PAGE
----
Amazon launched a new smartphone this week. It's called the Amazon Fire phone, and it sports some unique hardware, software and services.
The public has zeroed in on some of the "wow!" features, including a 3D-like interface and the ability to recognize everything from famous works of art to TV shows to random products.
The pundits have detailed the utility of these very features to Amazon for the purpose of "showrooming" -- encountering media and products in the real world, using the Fire phone's sensors to recognize them, then using the convenient "buy" button to get those products from Amazon.
I'm here to detail a third dimension, if you will, to the Amazon Fire phone -- it's the most effective device ever sold for harvesting the personal data from its owner. Let's break this down.
Firefly recognizes things. It uses either the phone's camera or microphone to collect your data, which is then uploaded to a remote server, processed, and the results returned to you.
Firefly is presented as a single feature. In fact, it's a well-packaged collection of software and services that exist elsewhere on other platforms in a scattershot, disjointed form. It works like a combination of the Google Goggles app, which can recognize products via the camera, plus Google Now, which can recognize songs and TV shows via a phone's microphone.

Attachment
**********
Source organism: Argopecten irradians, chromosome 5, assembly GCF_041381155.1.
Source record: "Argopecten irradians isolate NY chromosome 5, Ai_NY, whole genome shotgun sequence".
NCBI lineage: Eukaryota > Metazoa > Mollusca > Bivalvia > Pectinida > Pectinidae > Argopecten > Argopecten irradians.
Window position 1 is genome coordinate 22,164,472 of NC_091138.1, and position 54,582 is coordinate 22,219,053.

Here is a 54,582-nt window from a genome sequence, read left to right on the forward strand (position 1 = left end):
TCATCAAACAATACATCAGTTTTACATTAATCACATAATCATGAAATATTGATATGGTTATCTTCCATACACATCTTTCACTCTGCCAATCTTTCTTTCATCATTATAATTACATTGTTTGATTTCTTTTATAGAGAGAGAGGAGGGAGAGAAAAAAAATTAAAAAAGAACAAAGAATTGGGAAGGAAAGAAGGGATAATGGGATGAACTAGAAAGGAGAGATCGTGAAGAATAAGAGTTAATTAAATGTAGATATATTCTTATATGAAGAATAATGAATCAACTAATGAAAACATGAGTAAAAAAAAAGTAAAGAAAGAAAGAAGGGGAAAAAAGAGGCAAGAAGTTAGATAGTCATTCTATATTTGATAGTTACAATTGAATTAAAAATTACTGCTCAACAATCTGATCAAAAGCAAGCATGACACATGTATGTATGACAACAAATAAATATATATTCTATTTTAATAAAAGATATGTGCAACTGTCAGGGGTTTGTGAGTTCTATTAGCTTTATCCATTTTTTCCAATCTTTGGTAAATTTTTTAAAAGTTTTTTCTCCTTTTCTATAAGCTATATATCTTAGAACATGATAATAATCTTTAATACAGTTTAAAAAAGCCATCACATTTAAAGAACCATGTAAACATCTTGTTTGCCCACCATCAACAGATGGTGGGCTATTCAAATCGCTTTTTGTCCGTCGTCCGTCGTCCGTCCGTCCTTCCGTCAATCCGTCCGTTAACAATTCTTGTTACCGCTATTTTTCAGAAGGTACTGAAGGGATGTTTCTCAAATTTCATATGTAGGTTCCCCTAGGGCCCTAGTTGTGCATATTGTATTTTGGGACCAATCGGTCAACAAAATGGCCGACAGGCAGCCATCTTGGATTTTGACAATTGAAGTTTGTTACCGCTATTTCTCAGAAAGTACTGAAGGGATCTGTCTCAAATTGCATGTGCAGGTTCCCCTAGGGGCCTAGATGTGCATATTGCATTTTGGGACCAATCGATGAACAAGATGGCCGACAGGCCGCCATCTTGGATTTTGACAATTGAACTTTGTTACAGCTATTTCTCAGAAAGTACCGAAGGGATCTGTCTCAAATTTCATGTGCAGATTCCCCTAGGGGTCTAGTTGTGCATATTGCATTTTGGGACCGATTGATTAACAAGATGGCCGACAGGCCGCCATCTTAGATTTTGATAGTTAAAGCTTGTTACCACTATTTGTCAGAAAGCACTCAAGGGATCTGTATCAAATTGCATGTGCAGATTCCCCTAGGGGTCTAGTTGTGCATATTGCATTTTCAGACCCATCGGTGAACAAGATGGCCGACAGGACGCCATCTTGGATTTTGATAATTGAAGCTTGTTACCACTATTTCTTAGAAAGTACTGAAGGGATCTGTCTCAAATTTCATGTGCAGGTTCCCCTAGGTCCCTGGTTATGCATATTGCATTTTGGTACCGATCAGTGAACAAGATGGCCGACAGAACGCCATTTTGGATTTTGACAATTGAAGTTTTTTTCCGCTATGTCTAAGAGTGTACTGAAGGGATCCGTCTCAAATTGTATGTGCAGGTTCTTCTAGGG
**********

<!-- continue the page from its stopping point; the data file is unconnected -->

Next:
One difference is that the Fire phone has a dedicated Firefly button which, when pressed, activates both camera and microphone to recognize whatever it can. Another is that if that object or content is available on Amazon, the phone will facilitate your purchase of it.
You can point the Fire phone's camera at a book you see in a bookstore window, press the Firefly button, and in a few seconds that book will likely be displayed on your screen with a "buy" button. Firefly can recognize movie posters, games and even songs and TV shows, which it determines by processing the sound coming in to the Fire phone's microphone.
It's not just about commerce. Firefly can recognize phone numbers for one-tap dialing, works of art and even QR codes.
The database can recognize 100 million objects, according to Amazon.
Here's a shocking fact about Firefly: When the Firefly button is pressed, a picture and audio clip plus GPS coordinates are all uploaded to Amazon's servers every time. Amazon retains the data on their servers.
If you want it to recognize a song, it still uploads a picture. If you want to recognize a product, it still uploads an audio clip. What is promoted as a user benefit (one-button for recognizing anything) is in fact the opening of a window to let Amazon into your life (which users have already granted permission for).
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